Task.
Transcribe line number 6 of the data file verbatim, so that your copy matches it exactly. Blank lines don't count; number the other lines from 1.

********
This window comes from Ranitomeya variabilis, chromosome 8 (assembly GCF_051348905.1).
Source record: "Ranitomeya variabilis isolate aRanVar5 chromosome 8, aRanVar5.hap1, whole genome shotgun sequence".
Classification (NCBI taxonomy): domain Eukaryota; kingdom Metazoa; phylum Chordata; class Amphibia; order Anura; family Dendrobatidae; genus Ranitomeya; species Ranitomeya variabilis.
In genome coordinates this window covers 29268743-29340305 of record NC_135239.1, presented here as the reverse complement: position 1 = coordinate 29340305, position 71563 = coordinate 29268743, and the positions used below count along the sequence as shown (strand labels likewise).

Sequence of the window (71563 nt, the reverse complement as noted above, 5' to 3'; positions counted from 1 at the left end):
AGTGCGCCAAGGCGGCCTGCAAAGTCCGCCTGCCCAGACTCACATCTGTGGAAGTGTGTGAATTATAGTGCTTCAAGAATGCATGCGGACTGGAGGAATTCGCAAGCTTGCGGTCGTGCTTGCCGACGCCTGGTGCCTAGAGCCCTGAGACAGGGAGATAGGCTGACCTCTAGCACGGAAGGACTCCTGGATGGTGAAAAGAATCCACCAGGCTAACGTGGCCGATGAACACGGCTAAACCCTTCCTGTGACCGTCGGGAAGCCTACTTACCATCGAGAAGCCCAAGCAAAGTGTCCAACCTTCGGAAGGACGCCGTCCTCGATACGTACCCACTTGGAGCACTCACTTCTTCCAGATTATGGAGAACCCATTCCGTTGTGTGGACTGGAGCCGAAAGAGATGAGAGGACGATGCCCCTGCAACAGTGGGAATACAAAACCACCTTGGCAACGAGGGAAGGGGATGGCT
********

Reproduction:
AGTGCGCCAAGGCGGCCTGCAAAGTCCGCCTGCCCAGACTCACATCTGTGGAAGTGTGTGAATTATAGTGCTTCAAGAATGCATGCGGACTGGAGGAATTCGCAAGCTTGCGGTCGTGCTTGCCGACGCCTGGTGCCTAGAGCCCTGAGACAGGGAGATAGGCTGACCTCTAGCACGGAAGGACTCCTGGATGGTGAAAAGAATCCACCAGGCTAACGTGGCCGATGAACACGGCTAAACCCTTCCTGTGACCGTCGGGAAGCCTACTTACCATCGAGAAGCCCAAGCAAAGTGTCCAACCTTCGGAAGGACGCCGTCCTCGATACGTACCCACTTGGAGCACTCACTTCTTCCAGATTATGGAGAACCCATTCCGTTGTGTGGACTGGAGCCGAAAGAGATGAGAGGACGATGCCCCTGCAACAGTGGGAATACAAAACCACCTTGGCAACGAGGGAAGGGGATGGCT